Comment and Analysis

GLW Issue 1083

"WOW. This is something you don't often see. Goldman Sachs says it may have to question capitalism itself." So went the tweet from Bloomberg TV correspondent Joseph Weisenthal.

I wondered what could possibly cause one of the world’s largest investment banks, a company that is heavily invested in capitalism (both literally and figuratively) to “question capitalism itself”? Why isn't this bigger news?

Do we need to debate whether Australia should become a republic?

After all, it is not just parties that say Australian society should be transformed (Socialist Alliance) or reformed (the Greens) that want a republic. The national leaders of the major capitalist political parties and all the state premiers agree on ending the situation where a British monarch is Australia's head of state.

I suspect this is in line with what most Australians think: who gave birth to you should not make you the head of state, even nominally. So why is there an argument about this?

Green Left Weekly is marking its 25th anniversary this week, which is a truly remarkable achievement for an independent paper without corporate funding — and one that could not be achieved without a lot of hard work over many years by more people than could be named.

Some of these Liberal politicians must think that the rest of us are stupid. Take NSW Premier Mike Baird, the always-smiling poster boy for this deeply right-wing party, whose latest pitch for raising the GST from 10% to 15% is a politician's promise that he would spend the proceeds on health and education.

This is the second part of an article on an exposure tour of Malaysia hosted by the Socialist Party of Malaysia (PSM), in which five Resistance: Young Socialist Alliance members participated over January 15 to 26.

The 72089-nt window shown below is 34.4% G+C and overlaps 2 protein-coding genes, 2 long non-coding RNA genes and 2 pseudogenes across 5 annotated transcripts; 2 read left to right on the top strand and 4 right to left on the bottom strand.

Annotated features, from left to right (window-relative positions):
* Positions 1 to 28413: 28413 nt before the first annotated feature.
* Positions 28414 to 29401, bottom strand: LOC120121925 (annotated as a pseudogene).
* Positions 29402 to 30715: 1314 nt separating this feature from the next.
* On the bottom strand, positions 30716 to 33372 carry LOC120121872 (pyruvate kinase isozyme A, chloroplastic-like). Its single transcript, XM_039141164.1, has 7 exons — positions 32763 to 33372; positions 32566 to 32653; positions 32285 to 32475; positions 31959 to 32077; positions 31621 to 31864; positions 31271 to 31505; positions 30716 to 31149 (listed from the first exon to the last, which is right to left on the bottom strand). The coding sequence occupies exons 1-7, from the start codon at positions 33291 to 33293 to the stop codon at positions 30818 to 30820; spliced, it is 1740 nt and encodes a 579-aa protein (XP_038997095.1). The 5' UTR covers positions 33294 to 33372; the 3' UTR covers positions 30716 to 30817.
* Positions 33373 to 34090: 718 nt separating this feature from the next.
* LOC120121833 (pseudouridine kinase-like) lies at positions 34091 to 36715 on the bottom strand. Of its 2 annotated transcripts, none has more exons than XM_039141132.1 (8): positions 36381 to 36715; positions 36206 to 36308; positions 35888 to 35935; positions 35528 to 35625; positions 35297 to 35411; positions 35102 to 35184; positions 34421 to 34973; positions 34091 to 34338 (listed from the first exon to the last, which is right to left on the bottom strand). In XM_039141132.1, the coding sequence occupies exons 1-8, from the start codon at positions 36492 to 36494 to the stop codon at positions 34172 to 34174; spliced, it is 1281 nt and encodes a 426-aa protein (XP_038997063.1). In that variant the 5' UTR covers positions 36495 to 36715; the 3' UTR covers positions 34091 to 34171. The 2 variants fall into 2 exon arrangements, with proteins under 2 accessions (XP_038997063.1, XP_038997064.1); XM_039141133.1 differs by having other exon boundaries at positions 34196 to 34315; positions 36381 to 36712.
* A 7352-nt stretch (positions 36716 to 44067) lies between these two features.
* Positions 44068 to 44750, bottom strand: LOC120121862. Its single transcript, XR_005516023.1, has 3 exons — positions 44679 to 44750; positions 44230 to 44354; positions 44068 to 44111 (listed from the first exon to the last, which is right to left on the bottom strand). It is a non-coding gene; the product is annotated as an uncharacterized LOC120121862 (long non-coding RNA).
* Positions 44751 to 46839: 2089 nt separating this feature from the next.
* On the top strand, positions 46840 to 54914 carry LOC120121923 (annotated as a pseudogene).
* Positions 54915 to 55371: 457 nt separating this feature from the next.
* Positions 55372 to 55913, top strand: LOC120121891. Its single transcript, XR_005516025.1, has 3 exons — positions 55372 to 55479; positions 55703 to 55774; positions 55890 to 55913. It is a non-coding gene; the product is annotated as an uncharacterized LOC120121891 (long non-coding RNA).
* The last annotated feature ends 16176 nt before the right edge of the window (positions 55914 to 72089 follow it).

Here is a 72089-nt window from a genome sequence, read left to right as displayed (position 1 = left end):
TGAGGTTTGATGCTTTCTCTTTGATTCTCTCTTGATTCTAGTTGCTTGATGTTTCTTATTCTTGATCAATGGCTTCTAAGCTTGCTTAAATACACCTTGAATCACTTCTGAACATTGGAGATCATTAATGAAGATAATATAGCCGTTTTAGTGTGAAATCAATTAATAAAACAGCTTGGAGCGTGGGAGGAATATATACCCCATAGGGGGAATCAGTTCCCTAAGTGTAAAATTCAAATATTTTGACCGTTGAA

Part 1 was published in #1082 and can be found here. Part 3 will published in the next issue.

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The geologically recent volcanic activity across western Victoria created a landscape with rich, but often shallow, soils, that supported a unique grassland ecosystem.

Climate, soil, herbivory and fire history, among other factors, have combined to maintain tussock grasses, such as kangaroo grass, as a dominant species, with small herbs including diverse orchids, daisies and lilies growing in the spaces between tussocks and few or no trees over large areas.

Although about 99% of Victoria's volcanic plains grasslands have been destroyed by development, some outstanding remnants of this unique ecosystem persist, especially on the western fringes of Melbourne.

The grasslands ecosystem was listed by the federal government as critically endangered in 2008. But at the same time, the then-Labor government of Victoria was initiating an expansion of Melbourne's Urban Growth Boundary that would severely impact some of its best remaining areas.

The high court just threw out a challenge by the Human Rights Law Centre alleging the government had unlawfully detained people on Nauru, before they were brought to Australia temporarily for medical reasons.